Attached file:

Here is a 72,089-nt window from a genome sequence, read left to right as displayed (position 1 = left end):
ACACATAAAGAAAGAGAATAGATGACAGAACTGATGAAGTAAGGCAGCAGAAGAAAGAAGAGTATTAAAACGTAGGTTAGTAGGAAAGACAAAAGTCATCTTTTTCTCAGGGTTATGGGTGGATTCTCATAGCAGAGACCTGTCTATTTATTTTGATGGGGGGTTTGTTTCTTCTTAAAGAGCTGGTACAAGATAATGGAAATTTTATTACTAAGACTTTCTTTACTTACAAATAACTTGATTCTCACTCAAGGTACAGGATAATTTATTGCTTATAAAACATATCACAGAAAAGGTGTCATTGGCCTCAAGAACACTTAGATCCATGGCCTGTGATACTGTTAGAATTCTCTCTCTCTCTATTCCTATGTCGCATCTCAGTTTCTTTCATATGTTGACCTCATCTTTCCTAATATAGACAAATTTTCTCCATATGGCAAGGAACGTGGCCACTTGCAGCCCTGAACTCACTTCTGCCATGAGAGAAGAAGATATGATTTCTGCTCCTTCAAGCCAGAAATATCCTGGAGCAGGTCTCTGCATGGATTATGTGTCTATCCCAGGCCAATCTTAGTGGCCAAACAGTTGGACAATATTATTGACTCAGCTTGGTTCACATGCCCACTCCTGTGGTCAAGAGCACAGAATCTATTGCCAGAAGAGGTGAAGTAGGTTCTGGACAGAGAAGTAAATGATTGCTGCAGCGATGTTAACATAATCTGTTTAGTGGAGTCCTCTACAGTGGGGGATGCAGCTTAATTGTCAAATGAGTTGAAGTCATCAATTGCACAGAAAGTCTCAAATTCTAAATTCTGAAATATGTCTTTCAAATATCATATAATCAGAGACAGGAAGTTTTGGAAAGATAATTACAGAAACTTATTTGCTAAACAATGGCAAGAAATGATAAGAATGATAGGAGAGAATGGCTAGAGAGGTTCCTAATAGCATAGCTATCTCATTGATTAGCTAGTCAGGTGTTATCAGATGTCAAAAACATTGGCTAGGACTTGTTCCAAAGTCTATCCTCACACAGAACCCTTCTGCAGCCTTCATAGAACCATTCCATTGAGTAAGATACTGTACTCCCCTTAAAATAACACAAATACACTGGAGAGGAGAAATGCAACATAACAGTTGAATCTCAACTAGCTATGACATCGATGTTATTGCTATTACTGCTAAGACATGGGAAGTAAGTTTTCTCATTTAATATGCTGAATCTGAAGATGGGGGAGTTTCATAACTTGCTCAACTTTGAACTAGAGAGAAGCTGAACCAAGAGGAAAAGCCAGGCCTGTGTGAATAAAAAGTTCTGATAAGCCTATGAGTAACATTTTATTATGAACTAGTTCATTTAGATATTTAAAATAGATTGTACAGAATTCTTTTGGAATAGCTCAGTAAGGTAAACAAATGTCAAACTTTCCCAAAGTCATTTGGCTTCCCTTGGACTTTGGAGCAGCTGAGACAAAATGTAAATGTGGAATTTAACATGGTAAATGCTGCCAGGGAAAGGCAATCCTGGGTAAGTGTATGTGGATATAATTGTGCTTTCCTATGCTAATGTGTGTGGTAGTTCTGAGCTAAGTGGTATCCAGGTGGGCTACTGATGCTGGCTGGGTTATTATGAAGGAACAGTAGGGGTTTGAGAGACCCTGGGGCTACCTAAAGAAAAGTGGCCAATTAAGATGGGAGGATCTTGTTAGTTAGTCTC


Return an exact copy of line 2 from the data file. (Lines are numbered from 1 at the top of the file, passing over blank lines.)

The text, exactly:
ACACATAAAGAAAGAGAATAGATGACAGAACTGATGAAGTAAGGCAGCAGAAGAAAGAAGAGTATTAAAACGTAGGTTAGTAGGAAAGACAAAAGTCATCTTTTTCTCAGGGTTATGGGTGGATTCTCATAGCAGAGACCTGTCTATTTATTTTGATGGGGGGTTTGTTTCTTCTTAAAGAGCTGGTACAAGATAATGGAAATTTTATTACTAAGACTTTCTTTACTTACAAATAACTTGATTCTCACTCAAGGTACAGGATAATTTATTGCTTATAAAACATATCACAGAAAAGGTGTCATTGGCCTCAAGAACACTTAGATCCATGGCCTGTGATACTGTTAGAATTCTCTCTCTCTCTATTCCTATGTCGCATCTCAGTTTCTTTCATATGTTGACCTCATCTTTCCTAATATAGACAAATTTTCTCCATATGGCAAGGAACGTGGCCACTTGCAGCCCTGAACTCACTTCTGCCATGAGAGAAGAAGATATGATTTCTGCTCCTTCAAGCCAGAAATATCCTGGAGCAGGTCTCTGCATGGATTATGTGTCTATCCCAGGCCAATCTTAGTGGCCAAACAGTTGGACAATATTATTGACTCAGCTTGGTTCACATGCCCACTCCTGTGGTCAAGAGCACAGAATCTATTGCCAGAAGAGGTGAAGTAGGTTCTGGACAGAGAAGTAAATGATTGCTGCAGCGATGTTAACATAATCTGTTTAGTGGAGTCCTCTACAGTGGGGGATGCAGCTTAATTGTCAAATGAGTTGAAGTCATCAATTGCACAGAAAGTCTCAAATTCTAAATTCTGAAATATGTCTTTCAAATATCATATAATCAGAGACAGGAAGTTTTGGAAAGATAATTACAGAAACTTATTTGCTAAACAATGGCAAGAAATGATAAGAATGATAGGAGAGAATGGCTAGAGAGGTTCCTAATAGCATAGCTATCTCATTGATTAGCTAGTCAGGTGTTATCAGATGTCAAAAACATTGGCTAGGACTTGTTCCAAAGTCTATCCTCACACAGAACCCTTCTGCAGCCTTCATAGAACCATTCCATTGAGTAAGATACTGTACTCCCCTTAAAATAACACAAATACACTGGAGAGGAGAAATGCAACATAACAGTTGAATCTCAACTAGCTATGACATCGATGTTATTGCTATTACTGCTAAGACATGGGAAGTAAGTTTTCTCATTTAATATGCTGAATCTGAAGATGGGGGAGTTTCATAACTTGCTCAACTTTGAACTAGAGAGAAGCTGAACCAAGAGGAAAAGCCAGGCCTGTGTGAATAAAAAGTTCTGATAAGCCTATGAGTAACATTTTATTATGAACTAGTTCATTTAGATATTTAAAATAGATTGTACAGAATTCTTTTGGAATAGCTCAGTAAGGTAAACAAATGTCAAACTTTCCCAAAGTCATTTGGCTTCCCTTGGACTTTGGAGCAGCTGAGACAAAATGTAAATGTGGAATTTAACATGGTAAATGCTGCCAGGGAAAGGCAATCCTGGGTAAGTGTATGTGGATATAATTGTGCTTTCCTATGCTAATGTGTGTGGTAGTTCTGAGCTAAGTGGTATCCAGGTGGGCTACTGATGCTGGCTGGGTTATTATGAAGGAACAGTAGGGGTTTGAGAGACCCTGGGGCTACCTAAAGAAAAGTGGCCAATTAAGATGGGAGGATCTTGTTAGTTAGTCTC